I do so love it when a plant utterly defies the wrong situation and flourishes, when really it should turn and fail. In our London garden we count on such miracles, as the conditions we can offer are far from ideal. Last spring I purchased three pots of Primula vulgaris ‘Taigetos’ from Christine Skelmersdale of Broadleigh Gardens, and was advised by the great lady herself to plant them somewhere that would be dry in summer. This reflects the prevailing conditions in the mountain ranges of the Greek Peloponnese from whence these delicate little flowers originally came.
In our dank, sun-deprived London garden dry-anything is a big ask, so I planted my charges beneath a magnolia tree with minimal hopes for their future. Not once did the ground dry out last summer and I fully expected my primroses to slowly rot away, as so many other plants do in our poorly drained soil. But no, Primula vulgaris ‘Taigetos’ is a survivor, tougher than its Mediterranean origins might suggest. Delicate, milky-white flowers started to appear at the end of January and are now covering each plant, lighting up a very gloomy corner of the garden. Soon the blooms will completely swamp the plants, mingling with yellow epimediums and narcissi to create a pretty spring tapestry. They make look frail and vulnerable, but the flowers of Primula vulgaris ‘Taigetos’ are a lot tougher than they look.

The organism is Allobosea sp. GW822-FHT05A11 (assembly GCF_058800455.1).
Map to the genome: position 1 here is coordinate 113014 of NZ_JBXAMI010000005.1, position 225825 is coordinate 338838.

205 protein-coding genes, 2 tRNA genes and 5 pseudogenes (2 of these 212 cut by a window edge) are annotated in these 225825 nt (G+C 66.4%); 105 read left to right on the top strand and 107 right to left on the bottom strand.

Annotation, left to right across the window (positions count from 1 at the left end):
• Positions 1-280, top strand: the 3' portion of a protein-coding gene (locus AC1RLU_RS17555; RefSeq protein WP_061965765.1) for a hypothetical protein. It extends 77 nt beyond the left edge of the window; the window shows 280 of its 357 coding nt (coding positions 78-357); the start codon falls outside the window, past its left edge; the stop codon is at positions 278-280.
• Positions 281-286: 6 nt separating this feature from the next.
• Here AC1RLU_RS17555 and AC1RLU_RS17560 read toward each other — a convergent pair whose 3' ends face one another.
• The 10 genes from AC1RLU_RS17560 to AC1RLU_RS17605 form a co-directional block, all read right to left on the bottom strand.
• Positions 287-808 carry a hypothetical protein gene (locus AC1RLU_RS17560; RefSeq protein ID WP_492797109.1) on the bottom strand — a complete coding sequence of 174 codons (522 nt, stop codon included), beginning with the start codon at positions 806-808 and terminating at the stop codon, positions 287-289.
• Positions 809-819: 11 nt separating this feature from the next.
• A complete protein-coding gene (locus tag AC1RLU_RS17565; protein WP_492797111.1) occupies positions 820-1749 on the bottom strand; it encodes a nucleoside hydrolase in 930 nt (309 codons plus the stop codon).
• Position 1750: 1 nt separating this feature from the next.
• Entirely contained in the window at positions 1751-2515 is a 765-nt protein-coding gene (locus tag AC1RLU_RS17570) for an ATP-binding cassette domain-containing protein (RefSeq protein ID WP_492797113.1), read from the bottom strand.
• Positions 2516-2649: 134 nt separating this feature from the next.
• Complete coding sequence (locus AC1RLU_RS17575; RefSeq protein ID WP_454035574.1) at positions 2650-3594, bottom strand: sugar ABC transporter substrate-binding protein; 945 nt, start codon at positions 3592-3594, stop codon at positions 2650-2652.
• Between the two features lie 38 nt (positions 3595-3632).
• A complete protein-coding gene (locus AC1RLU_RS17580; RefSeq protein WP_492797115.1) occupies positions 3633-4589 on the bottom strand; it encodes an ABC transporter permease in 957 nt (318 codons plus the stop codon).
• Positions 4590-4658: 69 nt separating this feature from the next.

Plants are available from Broadleigh Gardens priced at £4.50 each or £12 for 3. They are completely sterile so there’s no risk of polluting any native primrose populations you may have nearby.